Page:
Here’s the pre-edited version of my latest Muse for Nature News.
Does money make you happy? It depends what you mean by happy.
You want to be happy? Here’s how: be highly educated, female, wealthy, not middle-aged (tell me about it), married and self-employed. These are among the most salient characteristics of people who describe themselves as being the most happy. Misery, meanwhile, comes from unemployment, low income, divorce and poor health.
Not rocket science, is it? Nevertheless, the booming discipline of ‘happiness studies’ continues to excite controversy. What is cause and effect, for example? Are people happier when they marry, or do happy people marry?
And what exactly do we mean by happiness: that we laugh a lot, feel optimistic and secure in our lives, are serenely calm or deliriously hedonistic? In a recent Gallup poll of national happiness, the USA came fifth, and yet at the same time came 89th from ‘best’ (out of 151) in terms of ‘worry’ and had the fifth highest stress levels. How to make sense of that? Does happiness compensate for stress, or are they ineluctably conjoined?
Besides, is happiness a desirable goal? That might seem obvious (it was to the authors of the US Declaration of Independence) – and it surely seems a better measure of human wealth than conventional ‘well-being’ economic indices such as GDP. But what if a happy nation is a selfish or profligate one? And who’s to say that the inhabitants of Aldous Huxley’s Brave New World would not, blissed out by the drug soma, have rated high on the happiness scale?
These dilemmas have deep roots. Jeremy Bentham’s utilitarian political philosophy in the nineteenth century sought to arrange for the maximum happiness for the greatest number of people, according to a so-called ‘hedonistic calculus’: a principle, however, rendered indeterminate by what has been called the ‘fallacy of double optima’, with no unique optimum.
One of the most contested issues is the relationship between happiness and income. Everyone agrees that abject poverty is miserable, but how does the relationship play out above that unfortunate state? While being female or married are all-or-nothing factors, income is quantitative: if being wealthy makes you happy, does being more wealthy make you more happy?
Since most of us are, by definition, not relatively wealthy in our society, we probably feel a glow of self-righteous satisfaction from studies suggesting there is a ‘wealth threshold’ above which happiness no longer increases . That fits with intuition: the super-rich do not strike us as a particularly joyful bunch. (In the UK we like to wheel on the Royal Family as the prime exhibit, disregarding the fact that less representative members of society you will never find.)
But now Nobel laureate economist Daniel Kahneman and his colleague Angus Deaton at Princeton University have thrown a cat among the pigeons. In a new paper in The Proceedings of the National Academy of Sciences USA  they use the US data from the recent Gallup survey to argue that income does continue to impact on our evaluation of life satisfaction as we enter the realm of the rich.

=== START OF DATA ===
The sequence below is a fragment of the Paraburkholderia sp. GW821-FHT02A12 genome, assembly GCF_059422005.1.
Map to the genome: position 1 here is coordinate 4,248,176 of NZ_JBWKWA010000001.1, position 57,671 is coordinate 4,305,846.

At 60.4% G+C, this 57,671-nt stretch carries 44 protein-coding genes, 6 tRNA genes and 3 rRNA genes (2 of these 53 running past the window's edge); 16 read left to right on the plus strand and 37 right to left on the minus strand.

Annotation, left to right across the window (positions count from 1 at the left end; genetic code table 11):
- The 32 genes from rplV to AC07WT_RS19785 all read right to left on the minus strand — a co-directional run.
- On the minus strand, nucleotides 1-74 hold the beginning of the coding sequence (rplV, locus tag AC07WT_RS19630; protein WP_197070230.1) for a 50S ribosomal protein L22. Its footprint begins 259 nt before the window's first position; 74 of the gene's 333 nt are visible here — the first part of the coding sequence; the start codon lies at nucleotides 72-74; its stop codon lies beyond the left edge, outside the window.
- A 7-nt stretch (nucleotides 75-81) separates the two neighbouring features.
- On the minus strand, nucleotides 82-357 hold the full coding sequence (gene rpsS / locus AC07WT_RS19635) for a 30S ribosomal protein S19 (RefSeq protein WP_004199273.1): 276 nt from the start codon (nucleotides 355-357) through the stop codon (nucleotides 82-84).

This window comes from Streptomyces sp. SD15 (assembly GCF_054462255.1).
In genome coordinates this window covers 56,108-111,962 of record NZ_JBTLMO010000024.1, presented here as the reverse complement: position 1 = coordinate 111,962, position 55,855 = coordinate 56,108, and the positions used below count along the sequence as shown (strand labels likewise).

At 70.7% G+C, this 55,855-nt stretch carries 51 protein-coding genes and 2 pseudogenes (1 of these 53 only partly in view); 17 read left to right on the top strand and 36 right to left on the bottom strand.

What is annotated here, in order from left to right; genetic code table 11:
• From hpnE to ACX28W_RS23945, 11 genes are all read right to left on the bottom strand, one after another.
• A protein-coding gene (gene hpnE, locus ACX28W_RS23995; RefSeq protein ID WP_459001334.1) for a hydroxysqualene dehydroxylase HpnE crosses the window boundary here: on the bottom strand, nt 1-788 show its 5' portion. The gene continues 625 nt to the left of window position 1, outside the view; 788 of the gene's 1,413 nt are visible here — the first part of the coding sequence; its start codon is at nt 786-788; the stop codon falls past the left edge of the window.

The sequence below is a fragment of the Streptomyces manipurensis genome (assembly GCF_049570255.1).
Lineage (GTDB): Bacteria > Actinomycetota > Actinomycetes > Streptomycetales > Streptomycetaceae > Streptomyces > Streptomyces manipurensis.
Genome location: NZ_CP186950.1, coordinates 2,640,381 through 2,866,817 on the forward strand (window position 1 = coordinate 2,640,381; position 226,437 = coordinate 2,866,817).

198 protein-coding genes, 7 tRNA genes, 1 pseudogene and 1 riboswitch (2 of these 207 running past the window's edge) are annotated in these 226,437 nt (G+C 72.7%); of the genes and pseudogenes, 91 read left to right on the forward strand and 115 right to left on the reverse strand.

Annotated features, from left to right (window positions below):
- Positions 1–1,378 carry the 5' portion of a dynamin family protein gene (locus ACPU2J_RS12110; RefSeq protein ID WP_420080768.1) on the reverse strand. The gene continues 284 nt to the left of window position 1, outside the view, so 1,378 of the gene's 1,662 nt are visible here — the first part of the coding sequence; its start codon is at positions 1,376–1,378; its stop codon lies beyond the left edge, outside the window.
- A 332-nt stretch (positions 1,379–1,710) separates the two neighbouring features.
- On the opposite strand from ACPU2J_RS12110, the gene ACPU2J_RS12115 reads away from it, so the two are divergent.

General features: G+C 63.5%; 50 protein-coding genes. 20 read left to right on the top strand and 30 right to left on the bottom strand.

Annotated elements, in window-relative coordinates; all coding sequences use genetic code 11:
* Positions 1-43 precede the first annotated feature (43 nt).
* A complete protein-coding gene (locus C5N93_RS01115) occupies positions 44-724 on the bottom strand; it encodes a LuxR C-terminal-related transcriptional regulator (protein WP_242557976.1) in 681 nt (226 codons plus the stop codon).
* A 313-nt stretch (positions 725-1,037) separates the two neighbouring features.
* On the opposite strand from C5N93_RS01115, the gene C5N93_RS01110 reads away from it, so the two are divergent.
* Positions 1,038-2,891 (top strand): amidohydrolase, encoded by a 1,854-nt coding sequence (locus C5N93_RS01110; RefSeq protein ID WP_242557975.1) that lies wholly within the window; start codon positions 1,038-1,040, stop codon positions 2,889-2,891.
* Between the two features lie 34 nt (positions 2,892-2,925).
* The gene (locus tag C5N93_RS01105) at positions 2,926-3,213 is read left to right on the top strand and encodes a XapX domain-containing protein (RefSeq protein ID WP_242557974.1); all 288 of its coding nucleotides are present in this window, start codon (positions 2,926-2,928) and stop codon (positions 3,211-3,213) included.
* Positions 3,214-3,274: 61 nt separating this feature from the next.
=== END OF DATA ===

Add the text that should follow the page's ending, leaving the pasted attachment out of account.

Does this validate the anonymous quip that those who say money can’t buy happiness don’t know where to shop? Not exactly. Kahneman and Deaton say that previous discussions have been muddied by a failure to distinguish a sense of emotional well-being from our life evaluation. The first refers to daily experience: how much we laugh, how relaxed we feel as we go about our life. The second is a more objective overview: are we content with our family, job, house, insurance, credit rating? It is not hard to imagine the head of a big corporation feeling good about all this while never cracking a grin.
The Gallup poll surveyed more than 700,000 US residents, although Kahneman and Deaton jettison about a quarter of the responses because they appear unreliable. From the rest, they deduce that income is more closely correlated with life evaluation than with emotional well-being, and that this correlation persists for all income levels, at least up to around $160,000 per annum. While reported well-being also generally increases with income, this relationship plateaus at an income of around $75,000.
For all their ambiguities, happiness studies are closely monitored by politicians and policy makers, not least because policies that make people happy seem likely to win votes. What will they make of these findings? Is it better to promote good life evaluation, or emotional well-being?
Kahneman and Deaton refrain from taking a position – and the richness and subtlety of their data advise against glib answers. As they imply, any society should wish to improve the lot of people who have poor emotional health and are gloomy about their prospect. But their results, while complicating the previous picture, surely suggest that income (and dare one therefore add, taxation levels?) should not be regarded as a relevant happiness dial for the comfortably off. While some might be determined to extract the conclusion that, as the New York Times once put it , ‘maybe money does buy happiness after all’, there is a strong case here that better education, secure health provision, lowering of stress, and the nurturing of social and familial relationships offer a far greater dividend of smiles.
1. Easterlin, R. A. in Nations and Households in Economic Growth: Essays in Honor of Moses Abramovitz (eds P. A. David & M. W. Reder) 89-124 (Academic Press, New York, 1974). Paper available here.
2. Layard, R. Happiness: Lessons From a New Science (Penguin, New York, 2005).
3. Kahneman, D. & Deaton, A. Proc. Natl Acad. Sci. USA doi: 10.1073/pnas.1011492107.
4. Leonhardt, D. New York Times 16 April (2008).